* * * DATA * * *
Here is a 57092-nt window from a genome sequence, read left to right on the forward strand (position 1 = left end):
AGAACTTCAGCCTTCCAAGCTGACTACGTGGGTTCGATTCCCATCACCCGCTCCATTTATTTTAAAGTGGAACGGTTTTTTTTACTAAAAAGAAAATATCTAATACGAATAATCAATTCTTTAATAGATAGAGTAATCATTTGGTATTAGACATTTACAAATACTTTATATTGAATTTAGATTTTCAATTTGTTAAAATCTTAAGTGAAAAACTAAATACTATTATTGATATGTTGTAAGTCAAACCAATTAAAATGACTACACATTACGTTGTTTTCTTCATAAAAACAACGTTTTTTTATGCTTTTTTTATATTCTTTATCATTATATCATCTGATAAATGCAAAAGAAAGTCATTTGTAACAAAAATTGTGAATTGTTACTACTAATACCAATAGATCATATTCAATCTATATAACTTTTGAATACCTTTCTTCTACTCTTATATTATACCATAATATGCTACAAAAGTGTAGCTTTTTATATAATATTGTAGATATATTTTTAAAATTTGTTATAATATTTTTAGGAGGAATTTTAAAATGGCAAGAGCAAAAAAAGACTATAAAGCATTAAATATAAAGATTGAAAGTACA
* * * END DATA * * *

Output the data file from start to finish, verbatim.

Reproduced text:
Here is a 57092-nt window from a genome sequence, read left to right on the forward strand (position 1 = left end):
AGAACTTCAGCCTTCCAAGCTGACTACGTGGGTTCGATTCCCATCACCCGCTCCATTTATTTTAAAGTGGAACGGTTTTTTTTACTAAAAAGAAAATATCTAATACGAATAATCAATTCTTTAATAGATAGAGTAATCATTTGGTATTAGACATTTACAAATACTTTATATTGAATTTAGATTTTCAATTTGTTAAAATCTTAAGTGAAAAACTAAATACTATTATTGATATGTTGTAAGTCAAACCAATTAAAATGACTACACATTACGTTGTTTTCTTCATAAAAACAACGTTTTTTTATGCTTTTTTTATATTCTTTATCATTATATCATCTGATAAATGCAAAAGAAAGTCATTTGTAACAAAAATTGTGAATTGTTACTACTAATACCAATAGATCATATTCAATCTATATAACTTTTGAATACCTTTCTTCTACTCTTATATTATACCATAATATGCTACAAAAGTGTAGCTTTTTATATAATATTGTAGATATATTTTTAAAATTTGTTATAATATTTTTAGGAGGAATTTTAAAATGGCAAGAGCAAAAAAAGACTATAAAGCATTAAATATAAAGATTGAAAGTACA